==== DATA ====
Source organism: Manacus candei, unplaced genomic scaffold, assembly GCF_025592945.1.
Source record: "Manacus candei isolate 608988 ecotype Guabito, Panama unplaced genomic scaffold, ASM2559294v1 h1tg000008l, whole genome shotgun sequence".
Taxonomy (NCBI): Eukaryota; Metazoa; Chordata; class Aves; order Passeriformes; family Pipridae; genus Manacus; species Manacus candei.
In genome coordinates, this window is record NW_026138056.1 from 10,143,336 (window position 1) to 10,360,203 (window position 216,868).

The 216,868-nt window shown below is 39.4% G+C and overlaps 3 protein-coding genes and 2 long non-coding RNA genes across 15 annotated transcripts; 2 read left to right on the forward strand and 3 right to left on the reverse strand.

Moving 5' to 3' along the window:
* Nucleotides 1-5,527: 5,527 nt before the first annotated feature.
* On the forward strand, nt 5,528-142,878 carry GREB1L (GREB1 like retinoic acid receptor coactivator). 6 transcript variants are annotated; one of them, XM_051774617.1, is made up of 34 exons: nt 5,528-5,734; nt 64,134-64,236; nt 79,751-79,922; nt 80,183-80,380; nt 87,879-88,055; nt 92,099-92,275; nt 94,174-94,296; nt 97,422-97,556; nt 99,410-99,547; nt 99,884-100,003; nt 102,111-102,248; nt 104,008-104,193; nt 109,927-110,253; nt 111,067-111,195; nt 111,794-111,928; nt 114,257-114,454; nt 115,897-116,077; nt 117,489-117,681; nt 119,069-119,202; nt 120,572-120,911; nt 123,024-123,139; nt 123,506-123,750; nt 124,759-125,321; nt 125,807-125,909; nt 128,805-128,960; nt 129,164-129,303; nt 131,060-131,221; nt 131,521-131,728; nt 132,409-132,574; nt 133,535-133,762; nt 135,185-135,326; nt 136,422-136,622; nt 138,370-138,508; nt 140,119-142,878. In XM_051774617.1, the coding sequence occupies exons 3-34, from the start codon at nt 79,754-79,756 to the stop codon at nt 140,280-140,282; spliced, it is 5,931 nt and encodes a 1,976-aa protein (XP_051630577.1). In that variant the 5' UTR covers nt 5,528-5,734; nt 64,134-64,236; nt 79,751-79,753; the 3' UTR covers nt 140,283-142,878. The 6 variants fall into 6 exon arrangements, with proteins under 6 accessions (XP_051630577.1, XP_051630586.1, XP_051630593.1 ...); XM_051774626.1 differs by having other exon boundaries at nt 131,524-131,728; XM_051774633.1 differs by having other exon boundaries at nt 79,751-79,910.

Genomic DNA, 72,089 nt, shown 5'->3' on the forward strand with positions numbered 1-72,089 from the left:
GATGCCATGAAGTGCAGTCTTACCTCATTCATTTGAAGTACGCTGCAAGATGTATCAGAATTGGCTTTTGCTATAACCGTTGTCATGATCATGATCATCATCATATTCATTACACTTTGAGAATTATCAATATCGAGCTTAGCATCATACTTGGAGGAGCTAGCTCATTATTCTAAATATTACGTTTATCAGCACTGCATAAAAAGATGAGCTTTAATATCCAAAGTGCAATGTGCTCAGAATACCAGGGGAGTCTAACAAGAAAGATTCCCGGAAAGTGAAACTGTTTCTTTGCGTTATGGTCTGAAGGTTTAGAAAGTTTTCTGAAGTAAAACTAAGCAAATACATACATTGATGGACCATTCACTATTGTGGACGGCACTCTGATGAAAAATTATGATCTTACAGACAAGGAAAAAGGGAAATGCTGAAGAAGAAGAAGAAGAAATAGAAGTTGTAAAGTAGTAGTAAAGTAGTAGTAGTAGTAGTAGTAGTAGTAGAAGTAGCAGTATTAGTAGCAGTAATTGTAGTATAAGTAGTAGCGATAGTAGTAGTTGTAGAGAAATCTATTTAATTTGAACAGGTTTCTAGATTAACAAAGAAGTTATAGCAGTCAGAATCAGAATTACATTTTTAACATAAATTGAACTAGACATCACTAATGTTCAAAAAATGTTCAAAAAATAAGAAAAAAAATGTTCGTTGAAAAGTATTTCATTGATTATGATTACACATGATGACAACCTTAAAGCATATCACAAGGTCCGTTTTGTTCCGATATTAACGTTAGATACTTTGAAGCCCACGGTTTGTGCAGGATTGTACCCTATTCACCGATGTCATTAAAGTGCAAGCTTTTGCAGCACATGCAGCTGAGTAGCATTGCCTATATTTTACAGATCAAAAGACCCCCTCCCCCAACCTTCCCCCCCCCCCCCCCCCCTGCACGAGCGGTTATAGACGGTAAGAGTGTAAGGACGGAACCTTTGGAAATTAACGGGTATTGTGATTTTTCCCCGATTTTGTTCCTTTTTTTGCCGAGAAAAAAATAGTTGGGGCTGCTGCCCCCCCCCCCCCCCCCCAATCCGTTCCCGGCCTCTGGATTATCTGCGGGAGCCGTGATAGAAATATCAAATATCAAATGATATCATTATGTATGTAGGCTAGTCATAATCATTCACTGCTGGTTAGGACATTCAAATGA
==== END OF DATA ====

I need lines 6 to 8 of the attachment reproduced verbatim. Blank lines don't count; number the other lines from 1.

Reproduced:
Moving 5' to 3' along the window:
* Nucleotides 1-5,527: 5,527 nt before the first annotated feature.
* On the forward strand, nt 5,528-142,878 carry GREB1L (GREB1 like retinoic acid receptor coactivator). 6 transcript variants are annotated; one of them, XM_051774617.1, is made up of 34 exons: nt 5,528-5,734; nt 64,134-64,236; nt 79,751-79,922; nt 80,183-80,380; nt 87,879-88,055; nt 92,099-92,275; nt 94,174-94,296; nt 97,422-97,556; nt 99,410-99,547; nt 99,884-100,003; nt 102,111-102,248; nt 104,008-104,193; nt 109,927-110,253; nt 111,067-111,195; nt 111,794-111,928; nt 114,257-114,454; nt 115,897-116,077; nt 117,489-117,681; nt 119,069-119,202; nt 120,572-120,911; nt 123,024-123,139; nt 123,506-123,750; nt 124,759-125,321; nt 125,807-125,909; nt 128,805-128,960; nt 129,164-129,303; nt 131,060-131,221; nt 131,521-131,728; nt 132,409-132,574; nt 133,535-133,762; nt 135,185-135,326; nt 136,422-136,622; nt 138,370-138,508; nt 140,119-142,878. In XM_051774617.1, the coding sequence occupies exons 3-34, from the start codon at nt 79,754-79,756 to the stop codon at nt 140,280-140,282; spliced, it is 5,931 nt and encodes a 1,976-aa protein (XP_051630577.1). In that variant the 5' UTR covers nt 5,528-5,734; nt 64,134-64,236; nt 79,751-79,753; the 3' UTR covers nt 140,283-142,878. The 6 variants fall into 6 exon arrangements, with proteins under 6 accessions (XP_051630577.1, XP_051630586.1, XP_051630593.1 ...); XM_051774626.1 differs by having other exon boundaries at nt 131,524-131,728; XM_051774633.1 differs by having other exon boundaries at nt 79,751-79,910.